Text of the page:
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Outgrowing Autism? A Closer Look at Children Who Read Early or Speak Late

The headlines read “New study suggests autism can be outgrown”, or “outgrowing autism: a doctor’s surprise and wonder.” The stories are based on studies reporting that 7-9% of children with a documented early autistic syndrome disorder (ASD) have no symptoms of the disorder on follow-up later in childhood or adolescence. That is good news. The […]

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The autism “epidemic” in perspective

The beginning of wisdom is to call things by their right name. And in medicine that means “the first step in treatment is to make the correct diagnosis.” With respect to autistic spectrum disorder (ASD), early identification produces better outcomes; the earlier the better. But that makes accurate diagnosis in early childhood all the more […]

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Savant syndrome: What’s in it for us?

The extraordinary musical, art or mathematical skills that persons with savant syndrome show are spectacular in their own right.  The most well-known savant of course is Raymond Babbit, played so well by Dustin Hoffman in the movie Rain Man. But beneath the surface of these exceptional talents and minds are clues to better understanding intelligence, creativity and […]

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Dr. Treffert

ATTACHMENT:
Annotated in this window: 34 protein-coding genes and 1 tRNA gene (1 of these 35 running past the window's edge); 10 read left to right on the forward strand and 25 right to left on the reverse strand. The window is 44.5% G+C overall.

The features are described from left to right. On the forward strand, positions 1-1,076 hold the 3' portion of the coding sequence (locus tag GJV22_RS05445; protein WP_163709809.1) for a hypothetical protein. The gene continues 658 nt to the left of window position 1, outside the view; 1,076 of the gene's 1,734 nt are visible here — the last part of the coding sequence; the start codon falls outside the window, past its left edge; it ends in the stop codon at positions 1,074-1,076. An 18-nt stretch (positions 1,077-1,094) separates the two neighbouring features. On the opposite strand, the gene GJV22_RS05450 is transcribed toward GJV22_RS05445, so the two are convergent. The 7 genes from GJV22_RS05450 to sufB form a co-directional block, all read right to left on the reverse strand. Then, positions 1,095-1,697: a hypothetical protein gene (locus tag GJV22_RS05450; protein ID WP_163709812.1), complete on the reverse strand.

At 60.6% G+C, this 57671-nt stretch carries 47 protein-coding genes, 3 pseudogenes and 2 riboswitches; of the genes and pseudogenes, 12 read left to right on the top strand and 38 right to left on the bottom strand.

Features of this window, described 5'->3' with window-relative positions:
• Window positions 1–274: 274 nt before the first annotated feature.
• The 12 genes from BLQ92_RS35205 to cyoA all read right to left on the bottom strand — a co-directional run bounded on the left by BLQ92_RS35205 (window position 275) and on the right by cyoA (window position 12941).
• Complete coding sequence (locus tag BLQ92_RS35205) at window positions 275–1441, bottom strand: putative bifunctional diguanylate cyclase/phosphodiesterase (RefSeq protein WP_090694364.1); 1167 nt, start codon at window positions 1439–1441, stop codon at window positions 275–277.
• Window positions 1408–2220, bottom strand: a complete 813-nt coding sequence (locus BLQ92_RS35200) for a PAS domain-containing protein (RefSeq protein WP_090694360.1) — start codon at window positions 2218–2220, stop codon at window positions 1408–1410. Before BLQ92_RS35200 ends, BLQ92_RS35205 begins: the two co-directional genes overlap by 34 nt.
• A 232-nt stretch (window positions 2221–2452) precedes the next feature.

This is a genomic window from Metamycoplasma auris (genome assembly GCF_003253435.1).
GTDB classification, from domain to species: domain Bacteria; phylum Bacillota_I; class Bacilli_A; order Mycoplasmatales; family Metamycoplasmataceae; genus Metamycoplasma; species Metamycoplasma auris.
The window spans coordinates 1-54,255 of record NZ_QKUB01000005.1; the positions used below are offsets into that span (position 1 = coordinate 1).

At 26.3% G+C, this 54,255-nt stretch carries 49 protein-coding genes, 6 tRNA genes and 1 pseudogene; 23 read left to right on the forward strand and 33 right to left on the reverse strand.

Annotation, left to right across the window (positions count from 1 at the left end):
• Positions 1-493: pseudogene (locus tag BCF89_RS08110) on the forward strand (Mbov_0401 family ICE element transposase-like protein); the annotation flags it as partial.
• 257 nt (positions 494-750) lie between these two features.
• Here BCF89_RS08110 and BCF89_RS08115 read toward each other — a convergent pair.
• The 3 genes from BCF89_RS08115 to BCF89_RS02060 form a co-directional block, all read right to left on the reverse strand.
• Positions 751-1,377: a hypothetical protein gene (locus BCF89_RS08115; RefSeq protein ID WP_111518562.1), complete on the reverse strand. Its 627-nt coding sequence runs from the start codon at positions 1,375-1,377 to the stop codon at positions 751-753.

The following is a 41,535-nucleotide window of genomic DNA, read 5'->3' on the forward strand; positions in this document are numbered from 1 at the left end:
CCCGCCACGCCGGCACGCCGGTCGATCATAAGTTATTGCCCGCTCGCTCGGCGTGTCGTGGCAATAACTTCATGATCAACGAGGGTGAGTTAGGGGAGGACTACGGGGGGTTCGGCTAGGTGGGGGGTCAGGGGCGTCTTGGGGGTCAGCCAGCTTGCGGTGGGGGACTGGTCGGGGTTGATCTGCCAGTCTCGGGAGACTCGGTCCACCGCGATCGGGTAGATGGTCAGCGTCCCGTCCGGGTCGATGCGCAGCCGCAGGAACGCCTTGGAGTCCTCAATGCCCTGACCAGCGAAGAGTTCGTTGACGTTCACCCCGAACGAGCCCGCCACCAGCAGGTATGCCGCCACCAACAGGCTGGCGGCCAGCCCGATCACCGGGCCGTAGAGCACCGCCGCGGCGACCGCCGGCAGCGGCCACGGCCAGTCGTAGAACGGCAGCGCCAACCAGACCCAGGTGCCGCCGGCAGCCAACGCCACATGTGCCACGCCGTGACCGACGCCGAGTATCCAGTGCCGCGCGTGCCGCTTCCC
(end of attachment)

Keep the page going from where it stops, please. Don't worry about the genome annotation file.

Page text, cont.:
Savant Syndrome: Rain Man re-visited

The world’s best known autistic savant is Raymond Babbitt as so marvelously portrayed by Dustin Hoffman in the movie Rain Man.  But Raymond Babbitt was a fictional character, albeit very accurately depicted. I have been collecting examples of ‘real-life’ savants for a number of years now and published a report on 319 such individuals in […]

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Accidental Genius: An Exploration

In an earlier blog (here) I discussed how the acquired savant syndrome hints at buried potential within us all.  Acquired savant syndrome is the rare, but real, phenomenon in which an ordinary person suffers a head injury or other brain incident such as stroke or dementia followed by the sudden emergence, sometimes at a prodigious […]

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Dr. Treffert

Hyperlexia: Children Who Read Early

One of the most valuable lessons I learned from a wise and seasoned professor in medical school was, “The first step in treatment is to make the correct diagnosis.”Nowhere in medicine at present is that sage advice more applicable than in making the diagnosis of “autism.” While Autistic Disorder certainly does exist (I met my […]

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You’ve got your connections

It is astounding to me that with 7.2 billion people on earth,  no two faces are exactly alike. They all have a nose, eyes, lips, chin, teeth, cheekbones and foreheads, but how those parts are particularly connected makes each face unique. The same can be said about the brain. While each person has a cortex, […]